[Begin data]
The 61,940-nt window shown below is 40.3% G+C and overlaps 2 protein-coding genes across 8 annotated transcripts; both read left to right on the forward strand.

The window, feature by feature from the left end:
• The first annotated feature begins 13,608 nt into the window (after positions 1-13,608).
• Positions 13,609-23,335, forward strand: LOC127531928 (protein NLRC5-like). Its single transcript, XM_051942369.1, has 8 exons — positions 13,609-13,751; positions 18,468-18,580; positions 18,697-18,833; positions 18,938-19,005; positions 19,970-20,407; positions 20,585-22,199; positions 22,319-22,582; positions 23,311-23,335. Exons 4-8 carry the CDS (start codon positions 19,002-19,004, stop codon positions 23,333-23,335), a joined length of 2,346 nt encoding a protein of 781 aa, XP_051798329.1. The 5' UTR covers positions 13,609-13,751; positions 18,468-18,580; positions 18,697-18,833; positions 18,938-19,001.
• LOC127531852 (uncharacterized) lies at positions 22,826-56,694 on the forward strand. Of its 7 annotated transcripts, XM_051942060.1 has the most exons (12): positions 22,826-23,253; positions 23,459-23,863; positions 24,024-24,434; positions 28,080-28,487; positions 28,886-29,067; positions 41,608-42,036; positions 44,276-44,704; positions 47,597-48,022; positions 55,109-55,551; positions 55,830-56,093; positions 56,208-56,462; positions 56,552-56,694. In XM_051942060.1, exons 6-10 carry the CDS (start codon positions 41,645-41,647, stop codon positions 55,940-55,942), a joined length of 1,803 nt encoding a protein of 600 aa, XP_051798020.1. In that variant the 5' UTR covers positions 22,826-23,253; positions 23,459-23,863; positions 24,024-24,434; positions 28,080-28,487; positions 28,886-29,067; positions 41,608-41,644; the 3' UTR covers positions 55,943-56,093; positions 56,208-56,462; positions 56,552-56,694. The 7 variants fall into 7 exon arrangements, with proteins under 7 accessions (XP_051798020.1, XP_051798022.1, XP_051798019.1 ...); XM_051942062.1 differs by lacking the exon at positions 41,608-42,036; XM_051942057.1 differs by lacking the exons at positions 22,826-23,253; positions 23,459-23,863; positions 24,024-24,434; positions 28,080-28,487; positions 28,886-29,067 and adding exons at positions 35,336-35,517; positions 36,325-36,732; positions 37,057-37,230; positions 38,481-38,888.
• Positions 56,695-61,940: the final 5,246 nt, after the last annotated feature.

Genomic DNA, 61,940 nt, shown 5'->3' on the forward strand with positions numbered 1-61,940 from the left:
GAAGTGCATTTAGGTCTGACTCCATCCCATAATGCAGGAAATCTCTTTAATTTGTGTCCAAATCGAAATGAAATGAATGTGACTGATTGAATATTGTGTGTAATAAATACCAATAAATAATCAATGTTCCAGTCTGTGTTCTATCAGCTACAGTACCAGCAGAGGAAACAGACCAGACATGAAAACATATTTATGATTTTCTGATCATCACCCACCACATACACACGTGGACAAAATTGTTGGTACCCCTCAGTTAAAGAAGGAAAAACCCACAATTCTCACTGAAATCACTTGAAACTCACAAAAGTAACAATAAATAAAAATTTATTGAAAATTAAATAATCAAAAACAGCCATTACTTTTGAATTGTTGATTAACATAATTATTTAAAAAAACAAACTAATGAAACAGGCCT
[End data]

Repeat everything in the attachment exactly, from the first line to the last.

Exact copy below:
The 61,940-nt window shown below is 40.3% G+C and overlaps 2 protein-coding genes across 8 annotated transcripts; both read left to right on the forward strand.

The window, feature by feature from the left end:
• The first annotated feature begins 13,608 nt into the window (after positions 1-13,608).
• Positions 13,609-23,335, forward strand: LOC127531928 (protein NLRC5-like). Its single transcript, XM_051942369.1, has 8 exons — positions 13,609-13,751; positions 18,468-18,580; positions 18,697-18,833; positions 18,938-19,005; positions 19,970-20,407; positions 20,585-22,199; positions 22,319-22,582; positions 23,311-23,335. Exons 4-8 carry the CDS (start codon positions 19,002-19,004, stop codon positions 23,333-23,335), a joined length of 2,346 nt encoding a protein of 781 aa, XP_051798329.1. The 5' UTR covers positions 13,609-13,751; positions 18,468-18,580; positions 18,697-18,833; positions 18,938-19,001.
• LOC127531852 (uncharacterized) lies at positions 22,826-56,694 on the forward strand. Of its 7 annotated transcripts, XM_051942060.1 has the most exons (12): positions 22,826-23,253; positions 23,459-23,863; positions 24,024-24,434; positions 28,080-28,487; positions 28,886-29,067; positions 41,608-42,036; positions 44,276-44,704; positions 47,597-48,022; positions 55,109-55,551; positions 55,830-56,093; positions 56,208-56,462; positions 56,552-56,694. In XM_051942060.1, exons 6-10 carry the CDS (start codon positions 41,645-41,647, stop codon positions 55,940-55,942), a joined length of 1,803 nt encoding a protein of 600 aa, XP_051798020.1. In that variant the 5' UTR covers positions 22,826-23,253; positions 23,459-23,863; positions 24,024-24,434; positions 28,080-28,487; positions 28,886-29,067; positions 41,608-41,644; the 3' UTR covers positions 55,943-56,093; positions 56,208-56,462; positions 56,552-56,694. The 7 variants fall into 7 exon arrangements, with proteins under 7 accessions (XP_051798020.1, XP_051798022.1, XP_051798019.1 ...); XM_051942062.1 differs by lacking the exon at positions 41,608-42,036; XM_051942057.1 differs by lacking the exons at positions 22,826-23,253; positions 23,459-23,863; positions 24,024-24,434; positions 28,080-28,487; positions 28,886-29,067 and adding exons at positions 35,336-35,517; positions 36,325-36,732; positions 37,057-37,230; positions 38,481-38,888.
• Positions 56,695-61,940: the final 5,246 nt, after the last annotated feature.

Genomic DNA, 61,940 nt, shown 5'->3' on the forward strand with positions numbered 1-61,940 from the left:
GAAGTGCATTTAGGTCTGACTCCATCCCATAATGCAGGAAATCTCTTTAATTTGTGTCCAAATCGAAATGAAATGAATGTGACTGATTGAATATTGTGTGTAATAAATACCAATAAATAATCAATGTTCCAGTCTGTGTTCTATCAGCTACAGTACCAGCAGAGGAAACAGACCAGACATGAAAACATATTTATGATTTTCTGATCATCACCCACCACATACACACGTGGACAAAATTGTTGGTACCCCTCAGTTAAAGAAGGAAAAACCCACAATTCTCACTGAAATCACTTGAAACTCACAAAAGTAACAATAAATAAAAATTTATTGAAAATTAAATAATCAAAAACAGCCATTACTTTTGAATTGTTGATTAACATAATTATTTAAAAAAACAAACTAATGAAACAGGCCT